Cum-ex: UK bankers sentenced in Germany′s biggest tax fraud case | News | DW | 18.03.2020

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Cum-ex: UK bankers sentenced in Germany's biggest tax fraud case

The "cum-ex" scheme saw two British bankers scam the German state out of over €400 million in double tax rebates. They have been sentenced and fined — but most of the money they stole may never be recovered.

Two British bankers were found guilty of tax evasion and handed suspended prison sentences on Wednesday, in Germany's biggest post-war fraud trial.

The court in the western German city of Bonn also fined one of the men €14 million ($15.2 million) for his role in the scheme.

The so-called "cum-ex" scandal saw the bankers employ multi-billion-euro trades to file bogus tax reclaims and scam the state between 2005 and 2011. They particularly profited in the wake of the 2008/2009 financial crash.

Judge Roland Zickler called the case a "collective case of thievery from state coffers." The conviction was the first criminal conviction in the case, following a trial that has rolled on for many months — but which was fast-tracked due to the current coronavirus outbreak.

State prosecutor Anne Brorhilker provided the court with evidence showing that the two men — Martin S. and Nicholas D. — had filed double tax reclaims on more than 30 occasions, using a network of accomplices. The reclaims amounted to more than €447 million ($486 million).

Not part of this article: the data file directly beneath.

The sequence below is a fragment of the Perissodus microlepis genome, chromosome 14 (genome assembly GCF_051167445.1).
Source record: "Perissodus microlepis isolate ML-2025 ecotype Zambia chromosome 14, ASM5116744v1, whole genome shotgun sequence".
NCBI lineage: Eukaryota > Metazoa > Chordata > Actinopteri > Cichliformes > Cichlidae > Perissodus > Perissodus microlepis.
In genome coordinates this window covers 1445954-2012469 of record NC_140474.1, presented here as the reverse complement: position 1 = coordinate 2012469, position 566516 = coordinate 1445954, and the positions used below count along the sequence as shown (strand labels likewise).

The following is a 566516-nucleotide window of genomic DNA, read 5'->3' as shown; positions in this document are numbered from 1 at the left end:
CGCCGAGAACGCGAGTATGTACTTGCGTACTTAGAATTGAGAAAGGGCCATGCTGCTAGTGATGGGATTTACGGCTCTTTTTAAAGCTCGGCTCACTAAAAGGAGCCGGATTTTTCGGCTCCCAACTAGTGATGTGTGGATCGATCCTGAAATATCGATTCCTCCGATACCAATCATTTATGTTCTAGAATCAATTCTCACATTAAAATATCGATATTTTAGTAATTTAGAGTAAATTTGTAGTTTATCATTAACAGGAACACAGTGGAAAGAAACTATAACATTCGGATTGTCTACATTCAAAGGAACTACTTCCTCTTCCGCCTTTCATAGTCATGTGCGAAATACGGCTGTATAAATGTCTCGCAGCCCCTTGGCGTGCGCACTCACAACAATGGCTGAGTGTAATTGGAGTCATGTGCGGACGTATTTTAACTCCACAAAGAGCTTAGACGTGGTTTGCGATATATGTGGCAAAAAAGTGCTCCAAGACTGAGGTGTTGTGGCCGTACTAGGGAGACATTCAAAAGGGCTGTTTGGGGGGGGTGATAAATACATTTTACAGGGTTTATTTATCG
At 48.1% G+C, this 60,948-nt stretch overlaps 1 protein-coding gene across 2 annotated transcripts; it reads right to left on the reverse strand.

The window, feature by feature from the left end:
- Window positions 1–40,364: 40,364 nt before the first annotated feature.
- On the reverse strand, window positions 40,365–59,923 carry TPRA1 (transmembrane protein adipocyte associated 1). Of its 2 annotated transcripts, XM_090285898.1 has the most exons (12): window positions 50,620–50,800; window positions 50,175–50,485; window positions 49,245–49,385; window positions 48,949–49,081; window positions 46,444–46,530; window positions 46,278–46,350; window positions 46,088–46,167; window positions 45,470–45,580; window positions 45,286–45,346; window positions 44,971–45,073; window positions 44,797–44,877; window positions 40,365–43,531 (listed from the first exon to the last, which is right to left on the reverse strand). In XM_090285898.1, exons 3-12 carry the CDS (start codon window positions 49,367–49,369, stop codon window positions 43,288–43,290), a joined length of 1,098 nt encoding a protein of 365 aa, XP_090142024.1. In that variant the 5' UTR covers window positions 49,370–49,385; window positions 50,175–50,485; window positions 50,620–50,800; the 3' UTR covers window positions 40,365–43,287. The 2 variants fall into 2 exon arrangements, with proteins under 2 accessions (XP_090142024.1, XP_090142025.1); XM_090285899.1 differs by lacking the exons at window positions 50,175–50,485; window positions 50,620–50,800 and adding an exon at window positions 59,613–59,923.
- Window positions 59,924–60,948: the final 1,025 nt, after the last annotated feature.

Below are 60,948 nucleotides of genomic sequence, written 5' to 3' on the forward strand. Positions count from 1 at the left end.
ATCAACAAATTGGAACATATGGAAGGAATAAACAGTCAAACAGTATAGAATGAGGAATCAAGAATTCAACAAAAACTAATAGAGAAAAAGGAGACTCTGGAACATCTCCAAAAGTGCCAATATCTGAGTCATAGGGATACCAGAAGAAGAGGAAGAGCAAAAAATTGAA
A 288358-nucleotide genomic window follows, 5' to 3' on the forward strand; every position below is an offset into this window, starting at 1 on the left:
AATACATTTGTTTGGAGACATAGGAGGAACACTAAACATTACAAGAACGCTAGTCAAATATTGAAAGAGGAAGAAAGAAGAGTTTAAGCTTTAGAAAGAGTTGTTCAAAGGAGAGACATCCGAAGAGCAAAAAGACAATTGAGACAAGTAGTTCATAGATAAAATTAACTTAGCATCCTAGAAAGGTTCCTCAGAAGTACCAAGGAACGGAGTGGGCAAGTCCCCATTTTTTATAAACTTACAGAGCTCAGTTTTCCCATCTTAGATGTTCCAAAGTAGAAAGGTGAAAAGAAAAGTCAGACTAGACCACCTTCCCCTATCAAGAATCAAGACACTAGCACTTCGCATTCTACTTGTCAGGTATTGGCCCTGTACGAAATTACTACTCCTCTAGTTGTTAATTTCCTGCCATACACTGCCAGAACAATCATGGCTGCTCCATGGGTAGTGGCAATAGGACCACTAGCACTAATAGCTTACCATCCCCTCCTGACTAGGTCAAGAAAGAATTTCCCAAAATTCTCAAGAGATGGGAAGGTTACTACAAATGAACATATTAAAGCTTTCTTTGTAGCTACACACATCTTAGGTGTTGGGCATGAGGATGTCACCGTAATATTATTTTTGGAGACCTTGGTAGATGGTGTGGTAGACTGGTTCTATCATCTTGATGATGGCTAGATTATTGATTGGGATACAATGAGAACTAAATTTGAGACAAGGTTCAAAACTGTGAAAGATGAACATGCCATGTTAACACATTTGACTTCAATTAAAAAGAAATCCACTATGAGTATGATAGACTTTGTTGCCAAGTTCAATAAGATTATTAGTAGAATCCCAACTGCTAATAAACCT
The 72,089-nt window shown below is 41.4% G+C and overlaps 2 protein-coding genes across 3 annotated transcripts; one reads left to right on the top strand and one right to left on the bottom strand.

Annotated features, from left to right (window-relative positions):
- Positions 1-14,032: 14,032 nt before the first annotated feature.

"I have made mistakes," Martin S. told the court. "I have learned my lesson."

What is a 'cum-ex' scheme?

A "cum-ex" scheme, also known as dividend stripping, is a tax avoidance scheme. The two UK bankers organized sham share trades to claim tax rebates twice. In the scheme, investors rely on the sale of borrowed shares right before an investor is required to pay dividends.

The technical legalities around the trial have led to the case being branded "the most complicated" tax fraud case in history. The conviction of the two bankers may be used as a precedent in similar trials, with such tax arrangements often toeing the line between legal loopholes and illegal activity.

The €14 million which Martin S. has been ordered to pay only makes up only a small proportion of the over €400 million which the two men amassed through their dealing. Authorities doubt whether they will ever be able to recover the rest of the money.

Although the money may never be recovered, prosecutors hope to use the case as part of a wider effort to uncover similar cases.

ed/rs (dpa, Reuters)

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